Professor Abigail Van Slyck awarded Fulbright U.S. Scholar award
They are powerful words - grandiose and highly critical speeches delivered by ancient Rome's most prolific enemy leaders. Or, professor Eric Adler argues, they are fascinating bits of imagination. Adler, a professor of classics who specializes in Greek and Roman historiography, has studied the accounts of these speeches by some of Rome's most famous historians and claims that the speeches were crafted by the historians themselves and inserted into their histories. "It was a sort of literary trope for these authors to include these speeches … to imagine what Hannibal or Mithridates would have said to their troops before battle," Adler said.
In his new book, "Valorizing the Barbarians: Enemy Speeches in Roman Historiography," Adler, a 1995 graduate of Connecticut College, explores these fabricated orations and posits that their authors had a purpose beyond just filling in the blanks with colorful prose. By speaking through the mouths of Rome's fallen enemies, Adler says, Roman historians were able to criticize their home country without fear of alienation or prosecution. "The book tracks the degree to which these historians were able to criticize their own society," Adler said. "The speeches serve as a window into the nervousness on the part of the authors about the future of Rome and the injustices of their society." This subject is somewhat of a passion for Adler, who teaches a 200-level classics course, "Roman Imperialism and Its Critics." "This class deals with many substantive issues surrounding the book, among other topics," Adler explained.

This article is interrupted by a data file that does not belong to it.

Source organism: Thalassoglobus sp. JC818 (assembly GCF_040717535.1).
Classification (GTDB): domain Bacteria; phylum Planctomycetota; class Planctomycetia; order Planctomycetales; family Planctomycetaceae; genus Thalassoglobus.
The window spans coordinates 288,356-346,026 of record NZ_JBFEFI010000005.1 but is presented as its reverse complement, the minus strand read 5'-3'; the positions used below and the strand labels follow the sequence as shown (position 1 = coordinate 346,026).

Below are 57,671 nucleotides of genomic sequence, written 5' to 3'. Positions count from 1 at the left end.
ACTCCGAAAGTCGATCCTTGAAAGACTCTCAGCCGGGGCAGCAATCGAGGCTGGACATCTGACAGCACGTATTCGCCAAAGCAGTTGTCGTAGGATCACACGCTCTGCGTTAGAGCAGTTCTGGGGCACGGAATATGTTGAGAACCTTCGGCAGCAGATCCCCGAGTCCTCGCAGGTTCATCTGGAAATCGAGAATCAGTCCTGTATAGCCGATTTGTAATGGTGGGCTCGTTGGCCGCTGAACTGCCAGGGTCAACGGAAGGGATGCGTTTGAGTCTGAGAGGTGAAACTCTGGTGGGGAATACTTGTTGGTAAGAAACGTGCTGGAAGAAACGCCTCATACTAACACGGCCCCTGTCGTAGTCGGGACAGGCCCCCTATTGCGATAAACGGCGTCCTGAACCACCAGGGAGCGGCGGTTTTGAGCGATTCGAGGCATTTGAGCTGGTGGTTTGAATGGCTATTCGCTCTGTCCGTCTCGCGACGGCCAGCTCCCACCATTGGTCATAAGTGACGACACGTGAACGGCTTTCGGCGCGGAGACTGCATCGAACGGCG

Adler's conclusions will likely surprise scholars, who have recently argued that there was little interest in self-criticism in ancient Roman society. Contrary to that popular contention, Adler says the book "argues there was a deep sense of anxiety about the negative effects conquest and colonialism could have on Rome." Adler makes his case with examples from six different Roman historians, including Tacitus, Cassius Dio and Livy. Yet however daunting the material may seem, Adler says readers don't need to have an understanding of Roman history to learn from these invented speeches and their treatment in history. "I think the book is more broadly appealing because it clues into modern world interests," including growing concerns about imperialism in today's post-9/11 world, he said. - By Sam Norcross '14